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Okay bear with me, this is one of those cumulative questions


The amount of a certain type of drug in the bloodstream t hours after it has been taken is given by the formula:

$$x = D{e^{ - {1 \over 8}t}}$$

where x is the amount of the drug in the bloodstream in milligrams and D is the dose given in milligrams.

A dose of 10 mg of the drug is given.

(a) Find the amount of the drug in the bloodstream 5 hours after the dose is given.

$\eqalign{ & x = D{e^{ - {1 \over 8}t}} \cr & x = 10{e^{ - {1 \over 8}\left( 5 \right)}} \cr & x = 5.353 \cr} $

(b) A second dose of 10 mg is given after 5 hours. Show that the amount of the drug in the bloodstream 1 hour after the second dose is 13.549 mg to 3 decimal places.

So: $$\eqalign{ & 10{e^{ - {1 \over 8}\left( 6 \right)}} + 10{e^{ - {1 \over 8}\left( 1 \right)}} \cr & = 10{e^{ - {6 \over 8}}} + 10{e^{ - {1 \over 8}}} \cr & = 13.549 \cr} $$


Okay this is the part I'm stuck on:

(c) No more doses of the drug are given. At time T hours after the second dose is given, the amount of the drug in the bloodstream is 3 mg. Find the value of T.

How do I go about solving this, I know x=3, but how about D? There is no dose in this case, and t=t, so what do I do? Form some sort of simultaneous equation?

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1 Answer 1

up vote 1 down vote accepted

Since the two doses were spaced 5 hours apart, the amount of the drug still present in the patient's bloodstream is $ \ x = 10 \cdot [ \ e^{-t/8} + e^{-(t+5)/8} \ ] $ mg. , with $ \ t \ $ being the number of hours from the second dose; we must introduce a "time delay" into one of the exponents.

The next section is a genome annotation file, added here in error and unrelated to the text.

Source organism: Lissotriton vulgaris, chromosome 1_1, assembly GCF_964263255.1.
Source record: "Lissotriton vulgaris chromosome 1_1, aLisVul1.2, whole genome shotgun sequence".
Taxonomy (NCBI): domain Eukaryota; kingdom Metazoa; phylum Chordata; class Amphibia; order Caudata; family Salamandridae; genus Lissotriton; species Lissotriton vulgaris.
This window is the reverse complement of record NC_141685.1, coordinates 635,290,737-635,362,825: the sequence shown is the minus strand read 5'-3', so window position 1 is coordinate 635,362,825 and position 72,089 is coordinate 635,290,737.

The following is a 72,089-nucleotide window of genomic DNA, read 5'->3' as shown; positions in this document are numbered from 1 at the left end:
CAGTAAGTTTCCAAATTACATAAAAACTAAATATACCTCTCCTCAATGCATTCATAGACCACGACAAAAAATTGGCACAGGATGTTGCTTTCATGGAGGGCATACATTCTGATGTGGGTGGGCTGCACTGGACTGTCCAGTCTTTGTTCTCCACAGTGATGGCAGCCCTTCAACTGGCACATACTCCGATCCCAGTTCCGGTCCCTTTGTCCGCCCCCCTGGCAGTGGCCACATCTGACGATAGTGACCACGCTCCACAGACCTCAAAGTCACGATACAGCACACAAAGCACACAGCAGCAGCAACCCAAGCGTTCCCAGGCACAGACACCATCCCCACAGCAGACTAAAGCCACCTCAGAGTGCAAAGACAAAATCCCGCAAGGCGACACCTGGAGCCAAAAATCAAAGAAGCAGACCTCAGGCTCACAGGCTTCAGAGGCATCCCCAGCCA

This actually doesn't make the equation difficult to solve, since we can use properties of exponents to write

$$ \ x = 10 \cdot [ \ e^{-T/8} + e^{-(T+5)/8} \ ] = 10 \cdot [ \ e^{-T/8} \ + \ e^{-T/8} \cdot e^{-5/8} \ ] $$

$$ = 10 \cdot [ \ 1 \ + \ e^{-5/8} \ ] \ \cdot \ e^{-T/8} \ = \ 3 . $$

The quantity in brackets is just a constant and the variable $ \ T \ $ that we wish to solve for only appears once.

Note -- we can make a quick estimate of the value of $ \ T \ $ to see if the calculated result is in the right neighborhood. The amount of drug present due to the second dose will dominate the amount remaining from the first, so we can consider the behavior of that dose. The "biological half-life" of the drug is given by $ \ \tau = \frac{\ln 2}{1/8} \approx 5.5 $ hours. The amount of drug present at $ \ t = 0 \ $ is about 13 mg. and 3 mg. is about one-quarter of this, so somewhat over two "half-lives" will be required to have the amount of drug fall to 3 mg. Thus, $ \ T \ $ should be somewhat larger than 11 hours (in fact, it comes out close to 13 hours).

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Thank you for the great answer, very appreciated. –  seeker Jun 12 '13 at 20:22

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